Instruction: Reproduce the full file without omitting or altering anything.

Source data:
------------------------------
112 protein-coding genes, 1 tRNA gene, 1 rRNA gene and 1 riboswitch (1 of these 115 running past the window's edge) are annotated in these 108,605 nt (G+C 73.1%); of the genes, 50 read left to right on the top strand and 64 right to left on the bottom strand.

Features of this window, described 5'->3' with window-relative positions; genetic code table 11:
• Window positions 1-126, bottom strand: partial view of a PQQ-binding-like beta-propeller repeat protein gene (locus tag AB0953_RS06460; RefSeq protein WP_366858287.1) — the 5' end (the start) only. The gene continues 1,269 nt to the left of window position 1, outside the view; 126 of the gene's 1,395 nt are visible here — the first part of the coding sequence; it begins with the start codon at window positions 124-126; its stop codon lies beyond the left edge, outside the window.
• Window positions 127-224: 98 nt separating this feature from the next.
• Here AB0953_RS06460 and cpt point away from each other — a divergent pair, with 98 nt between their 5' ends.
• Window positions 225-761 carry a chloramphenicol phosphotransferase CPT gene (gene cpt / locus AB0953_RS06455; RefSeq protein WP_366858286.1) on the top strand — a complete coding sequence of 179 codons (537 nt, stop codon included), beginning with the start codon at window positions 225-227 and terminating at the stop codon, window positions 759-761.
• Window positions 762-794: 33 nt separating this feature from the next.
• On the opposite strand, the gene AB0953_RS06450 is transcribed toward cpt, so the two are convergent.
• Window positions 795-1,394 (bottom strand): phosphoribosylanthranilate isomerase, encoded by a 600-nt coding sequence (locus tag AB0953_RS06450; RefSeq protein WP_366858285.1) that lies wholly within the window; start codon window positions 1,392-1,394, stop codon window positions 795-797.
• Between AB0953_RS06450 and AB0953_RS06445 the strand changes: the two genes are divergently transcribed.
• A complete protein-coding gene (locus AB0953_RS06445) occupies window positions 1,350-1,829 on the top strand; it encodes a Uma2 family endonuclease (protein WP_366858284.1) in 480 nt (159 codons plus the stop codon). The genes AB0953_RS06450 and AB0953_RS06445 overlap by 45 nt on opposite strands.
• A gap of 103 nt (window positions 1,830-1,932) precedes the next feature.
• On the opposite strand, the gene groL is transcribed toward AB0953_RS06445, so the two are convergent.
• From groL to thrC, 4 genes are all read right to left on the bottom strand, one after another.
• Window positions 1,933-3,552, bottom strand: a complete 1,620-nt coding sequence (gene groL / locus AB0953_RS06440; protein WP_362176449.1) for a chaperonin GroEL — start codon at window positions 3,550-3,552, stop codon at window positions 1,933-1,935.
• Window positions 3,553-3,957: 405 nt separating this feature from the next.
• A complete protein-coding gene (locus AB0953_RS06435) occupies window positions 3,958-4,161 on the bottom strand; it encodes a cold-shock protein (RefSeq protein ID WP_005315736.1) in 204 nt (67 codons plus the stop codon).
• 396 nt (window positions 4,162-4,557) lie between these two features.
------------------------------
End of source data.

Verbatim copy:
112 protein-coding genes, 1 tRNA gene, 1 rRNA gene and 1 riboswitch (1 of these 115 running past the window's edge) are annotated in these 108,605 nt (G+C 73.1%); of the genes, 50 read left to right on the top strand and 64 right to left on the bottom strand.

Features of this window, described 5'->3' with window-relative positions; genetic code table 11:
• Window positions 1-126, bottom strand: partial view of a PQQ-binding-like beta-propeller repeat protein gene (locus tag AB0953_RS06460; RefSeq protein WP_366858287.1) — the 5' end (the start) only. The gene continues 1,269 nt to the left of window position 1, outside the view; 126 of the gene's 1,395 nt are visible here — the first part of the coding sequence; it begins with the start codon at window positions 124-126; its stop codon lies beyond the left edge, outside the window.
• Window positions 127-224: 98 nt separating this feature from the next.
• Here AB0953_RS06460 and cpt point away from each other — a divergent pair, with 98 nt between their 5' ends.
• Window positions 225-761 carry a chloramphenicol phosphotransferase CPT gene (gene cpt / locus AB0953_RS06455; RefSeq protein WP_366858286.1) on the top strand — a complete coding sequence of 179 codons (537 nt, stop codon included), beginning with the start codon at window positions 225-227 and terminating at the stop codon, window positions 759-761.
• Window positions 762-794: 33 nt separating this feature from the next.
• On the opposite strand, the gene AB0953_RS06450 is transcribed toward cpt, so the two are convergent.
• Window positions 795-1,394 (bottom strand): phosphoribosylanthranilate isomerase, encoded by a 600-nt coding sequence (locus tag AB0953_RS06450; RefSeq protein WP_366858285.1) that lies wholly within the window; start codon window positions 1,392-1,394, stop codon window positions 795-797.
• Between AB0953_RS06450 and AB0953_RS06445 the strand changes: the two genes are divergently transcribed.
• A complete protein-coding gene (locus AB0953_RS06445) occupies window positions 1,350-1,829 on the top strand; it encodes a Uma2 family endonuclease (protein WP_366858284.1) in 480 nt (159 codons plus the stop codon). The genes AB0953_RS06450 and AB0953_RS06445 overlap by 45 nt on opposite strands.
• A gap of 103 nt (window positions 1,830-1,932) precedes the next feature.
• On the opposite strand, the gene groL is transcribed toward AB0953_RS06445, so the two are convergent.
• From groL to thrC, 4 genes are all read right to left on the bottom strand, one after another.
• Window positions 1,933-3,552, bottom strand: a complete 1,620-nt coding sequence (gene groL / locus AB0953_RS06440; protein WP_362176449.1) for a chaperonin GroEL — start codon at window positions 3,550-3,552, stop codon at window positions 1,933-1,935.
• Window positions 3,553-3,957: 405 nt separating this feature from the next.
• A complete protein-coding gene (locus AB0953_RS06435) occupies window positions 3,958-4,161 on the bottom strand; it encodes a cold-shock protein (RefSeq protein ID WP_005315736.1) in 204 nt (67 codons plus the stop codon).
• 396 nt (window positions 4,162-4,557) lie between these two features.